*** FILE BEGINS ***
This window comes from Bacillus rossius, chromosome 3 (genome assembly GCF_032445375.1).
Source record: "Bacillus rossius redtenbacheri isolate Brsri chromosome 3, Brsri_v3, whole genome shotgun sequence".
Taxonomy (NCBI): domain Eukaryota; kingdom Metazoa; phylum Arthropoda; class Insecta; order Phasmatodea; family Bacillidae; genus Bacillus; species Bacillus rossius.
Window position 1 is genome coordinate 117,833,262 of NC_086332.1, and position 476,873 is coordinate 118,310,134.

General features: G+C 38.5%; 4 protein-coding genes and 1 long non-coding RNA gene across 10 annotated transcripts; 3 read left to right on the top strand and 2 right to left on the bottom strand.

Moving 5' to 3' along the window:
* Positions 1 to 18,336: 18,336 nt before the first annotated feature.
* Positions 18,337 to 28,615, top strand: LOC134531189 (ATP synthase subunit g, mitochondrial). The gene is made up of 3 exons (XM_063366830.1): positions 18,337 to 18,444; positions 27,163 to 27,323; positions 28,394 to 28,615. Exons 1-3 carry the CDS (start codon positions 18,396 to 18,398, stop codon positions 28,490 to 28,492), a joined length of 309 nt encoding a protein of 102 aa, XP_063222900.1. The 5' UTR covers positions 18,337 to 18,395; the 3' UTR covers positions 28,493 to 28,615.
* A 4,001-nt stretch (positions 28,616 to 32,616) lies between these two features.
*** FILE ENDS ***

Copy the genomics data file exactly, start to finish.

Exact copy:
This window comes from Bacillus rossius, chromosome 3 (genome assembly GCF_032445375.1).
Source record: "Bacillus rossius redtenbacheri isolate Brsri chromosome 3, Brsri_v3, whole genome shotgun sequence".
Taxonomy (NCBI): domain Eukaryota; kingdom Metazoa; phylum Arthropoda; class Insecta; order Phasmatodea; family Bacillidae; genus Bacillus; species Bacillus rossius.
Window position 1 is genome coordinate 117,833,262 of NC_086332.1, and position 476,873 is coordinate 118,310,134.

General features: G+C 38.5%; 4 protein-coding genes and 1 long non-coding RNA gene across 10 annotated transcripts; 3 read left to right on the top strand and 2 right to left on the bottom strand.

Moving 5' to 3' along the window:
* Positions 1 to 18,336: 18,336 nt before the first annotated feature.
* Positions 18,337 to 28,615, top strand: LOC134531189 (ATP synthase subunit g, mitochondrial). The gene is made up of 3 exons (XM_063366830.1): positions 18,337 to 18,444; positions 27,163 to 27,323; positions 28,394 to 28,615. Exons 1-3 carry the CDS (start codon positions 18,396 to 18,398, stop codon positions 28,490 to 28,492), a joined length of 309 nt encoding a protein of 102 aa, XP_063222900.1. The 5' UTR covers positions 18,337 to 18,395; the 3' UTR covers positions 28,493 to 28,615.
* A 4,001-nt stretch (positions 28,616 to 32,616) lies between these two features.